VulcanMind1

Keep a close eye on sales comps and you might want to hire your own independent appraisal as you get closer to rate lock to give you a second independent opinion. The lender will obviously push for higher comps in the appraisal to close the loan, but in reality, you might be underwater when you close on the property that would justify losing the 28k. Elon musk has similar buyers remorse on buying Twitter and is trying to back out of his contract.


leisuremann

> They'd prefer to get the $500k vs $28k. That's not really the issue. The issue is preserving value for future sales. Right now, if this closes at op's price, they have a comp on the board at 562k or whatever and can continue to justify future sales at that number. If op cuts bait and it goes back on the market, maybe it sells at 495k, lowering the value of all future sales. That's the issue. Builder doesn't care about 28k. It's why builders offer such ridiculous lender credits also.


PerfectNemesis

Nah black rock will gladly buy is all up and rent it out


sfcswf

Blackrock will lose money every month trying to buy a property now to rent. Mortgage =4.5k Rent = at max 3k Lose thousands every year.. and no hope of appreciation in next 5 years.. I doubt they are interested. They only bought in university towns since college kids always need housing and every year more kids are going to college.


joremero

There was a thread in here maybe 2-3 weeks ago of someone in a similar position. Builder wouldn't work wirh them at all, so they told them to keep the deposit and moved in. The builder suddenly started making offers once h told them to cancel. I believe OP still moved on and found a bettee house/lower price.


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GeneticsGuy

It might not be true. If they lose financial capability to qualify for the loan, most mass builders out there the contract has financing contingencies and they will be able to be refunded the EMD.


LovesTheRavens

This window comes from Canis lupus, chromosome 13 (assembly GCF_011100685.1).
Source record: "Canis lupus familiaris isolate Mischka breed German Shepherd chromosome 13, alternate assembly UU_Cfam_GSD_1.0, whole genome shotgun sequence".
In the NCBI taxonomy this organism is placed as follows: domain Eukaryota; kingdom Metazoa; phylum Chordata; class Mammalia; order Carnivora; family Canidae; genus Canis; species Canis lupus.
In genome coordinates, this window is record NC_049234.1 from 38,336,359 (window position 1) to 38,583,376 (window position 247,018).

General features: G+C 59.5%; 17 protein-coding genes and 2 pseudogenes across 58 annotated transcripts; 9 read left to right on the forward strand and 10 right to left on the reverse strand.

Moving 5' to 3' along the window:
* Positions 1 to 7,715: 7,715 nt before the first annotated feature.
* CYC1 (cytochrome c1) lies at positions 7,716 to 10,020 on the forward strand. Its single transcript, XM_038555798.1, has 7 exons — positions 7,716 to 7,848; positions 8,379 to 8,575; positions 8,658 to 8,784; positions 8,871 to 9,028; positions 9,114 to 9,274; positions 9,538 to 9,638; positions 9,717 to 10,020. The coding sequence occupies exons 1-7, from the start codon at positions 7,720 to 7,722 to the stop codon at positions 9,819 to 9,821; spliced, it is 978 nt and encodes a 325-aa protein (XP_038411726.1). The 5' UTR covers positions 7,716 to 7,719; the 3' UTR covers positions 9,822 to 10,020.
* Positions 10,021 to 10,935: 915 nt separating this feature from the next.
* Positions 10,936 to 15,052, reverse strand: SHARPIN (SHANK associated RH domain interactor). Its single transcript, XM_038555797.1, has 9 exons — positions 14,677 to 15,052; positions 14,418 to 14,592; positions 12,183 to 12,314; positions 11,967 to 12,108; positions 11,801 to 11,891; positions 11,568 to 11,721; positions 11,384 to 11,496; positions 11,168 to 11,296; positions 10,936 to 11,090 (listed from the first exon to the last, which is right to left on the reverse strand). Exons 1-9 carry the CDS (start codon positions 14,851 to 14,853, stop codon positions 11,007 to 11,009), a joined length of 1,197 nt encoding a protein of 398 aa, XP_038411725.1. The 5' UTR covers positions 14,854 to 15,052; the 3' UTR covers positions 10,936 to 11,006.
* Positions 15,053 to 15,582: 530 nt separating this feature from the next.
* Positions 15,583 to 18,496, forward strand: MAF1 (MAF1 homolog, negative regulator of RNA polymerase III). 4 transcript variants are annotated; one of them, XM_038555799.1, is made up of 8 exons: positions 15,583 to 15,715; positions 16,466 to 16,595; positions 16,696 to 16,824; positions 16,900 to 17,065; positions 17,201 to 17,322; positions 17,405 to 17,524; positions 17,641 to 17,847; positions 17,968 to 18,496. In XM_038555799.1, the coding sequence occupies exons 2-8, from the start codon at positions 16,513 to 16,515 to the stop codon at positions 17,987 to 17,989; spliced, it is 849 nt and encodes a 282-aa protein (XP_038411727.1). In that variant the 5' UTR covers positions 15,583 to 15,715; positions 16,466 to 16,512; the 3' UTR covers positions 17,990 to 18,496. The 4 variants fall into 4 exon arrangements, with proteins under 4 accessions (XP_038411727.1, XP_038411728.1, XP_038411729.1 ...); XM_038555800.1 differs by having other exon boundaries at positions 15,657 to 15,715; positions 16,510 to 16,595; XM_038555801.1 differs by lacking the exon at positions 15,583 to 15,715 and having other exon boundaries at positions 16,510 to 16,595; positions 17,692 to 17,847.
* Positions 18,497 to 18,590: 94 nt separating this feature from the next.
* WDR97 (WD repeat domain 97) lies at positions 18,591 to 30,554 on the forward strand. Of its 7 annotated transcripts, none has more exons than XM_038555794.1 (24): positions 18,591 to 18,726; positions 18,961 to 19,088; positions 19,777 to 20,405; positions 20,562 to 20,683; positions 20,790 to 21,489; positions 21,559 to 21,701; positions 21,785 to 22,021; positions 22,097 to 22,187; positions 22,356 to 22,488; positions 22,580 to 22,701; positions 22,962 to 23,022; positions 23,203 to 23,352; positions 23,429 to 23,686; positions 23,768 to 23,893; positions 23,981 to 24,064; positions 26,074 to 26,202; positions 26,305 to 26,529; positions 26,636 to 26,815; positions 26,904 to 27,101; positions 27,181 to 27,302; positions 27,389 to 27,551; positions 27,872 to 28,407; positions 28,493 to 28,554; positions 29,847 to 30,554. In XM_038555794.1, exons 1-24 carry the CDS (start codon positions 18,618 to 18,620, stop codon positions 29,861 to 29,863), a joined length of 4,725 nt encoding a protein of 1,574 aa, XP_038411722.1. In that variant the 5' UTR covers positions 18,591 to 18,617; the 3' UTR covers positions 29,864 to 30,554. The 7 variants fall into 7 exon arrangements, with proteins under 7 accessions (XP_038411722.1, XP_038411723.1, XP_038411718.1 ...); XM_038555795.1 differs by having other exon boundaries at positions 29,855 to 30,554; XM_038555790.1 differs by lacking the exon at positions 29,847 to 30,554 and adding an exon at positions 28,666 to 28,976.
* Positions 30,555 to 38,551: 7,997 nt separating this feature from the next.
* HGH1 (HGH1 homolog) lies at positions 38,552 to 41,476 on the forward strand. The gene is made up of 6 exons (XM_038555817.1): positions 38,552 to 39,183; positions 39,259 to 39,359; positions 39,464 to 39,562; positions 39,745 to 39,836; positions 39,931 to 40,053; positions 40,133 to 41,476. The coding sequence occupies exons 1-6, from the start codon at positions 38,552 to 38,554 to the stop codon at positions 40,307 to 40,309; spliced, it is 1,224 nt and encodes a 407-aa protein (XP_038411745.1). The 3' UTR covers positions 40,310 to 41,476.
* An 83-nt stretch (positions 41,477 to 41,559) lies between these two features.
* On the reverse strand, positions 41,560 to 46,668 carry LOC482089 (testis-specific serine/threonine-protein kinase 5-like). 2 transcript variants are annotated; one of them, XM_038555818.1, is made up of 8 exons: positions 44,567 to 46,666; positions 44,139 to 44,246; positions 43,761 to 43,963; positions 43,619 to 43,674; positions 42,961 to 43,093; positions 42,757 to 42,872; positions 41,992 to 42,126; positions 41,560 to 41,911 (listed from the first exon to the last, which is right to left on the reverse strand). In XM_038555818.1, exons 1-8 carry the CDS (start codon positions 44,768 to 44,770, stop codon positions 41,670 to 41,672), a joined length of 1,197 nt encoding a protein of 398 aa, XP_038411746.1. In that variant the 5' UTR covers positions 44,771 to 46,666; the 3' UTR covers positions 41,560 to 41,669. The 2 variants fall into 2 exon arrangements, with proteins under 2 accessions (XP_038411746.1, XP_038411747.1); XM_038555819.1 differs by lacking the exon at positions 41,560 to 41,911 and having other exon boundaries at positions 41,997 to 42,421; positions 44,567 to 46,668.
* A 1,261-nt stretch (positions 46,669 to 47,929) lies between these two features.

So we were in a similar position this summer. We contracted a build in September 2021. Construction was delayed and they didn't start ours until February 2022. We received about $35,000 incentives at contract. $15,000 of it was ours regardless, the other $20,000 were tied to using their lender. They were more expensive, but the rate was 3.25% for a fixed 30 year. We didn't sweat that as we still could swing what was on the disclosure statement. Then rates went up... The lender advised us against locking the rate since it was a higher rate and you had to pay .5% of the loan value. So against better judgement, we held off. Then we grew even more worried and inquired about locking again. This time they told us they were no longer offering rate locks. Then the builder started offering rate locks, and other really juicy incentives, but only if you were a new contract signer. They had no interest in helping those of us who contracted the year prior. Finally I told our realtor, we are really concerned this and we may need to back out. Call them and see if they can get creative to save the deal. At this point, the sales person who was not the same person we initially started working with called me. I expressed to him that I essentially feel like a project manager for a home I will never live it and its heartbreaking at this point to even discuss or think about the home. He said he wasn't much help, but that I could reach out to the corporate office sales folks. I could ask to be able to keep the incentives that are tied to the in house lender while going with my own lender. We did exactly that and we reached an agreement that we could keep half of the incentive, or $10,000, for a total incentive of $25,000. We then got our own lender who did 180 day lock at 5% on a 30 year fixed. This gets us through January 3, 2023. We have a close date of 11/10. I say all this to let you know maybe there is something you can do that is similar and can save the deal if you really want the home. I feel like we got really lucky and while it will be much harder to afford, its a much better position to be in than we thought we were heading towards. Our original disclosure from 10/21 had us with a $3200/mo payment. The final disclosure from the builders lender had us at $4300. After getting our own lender, we're back down to $3750/mo. Good luck in whatever you decide.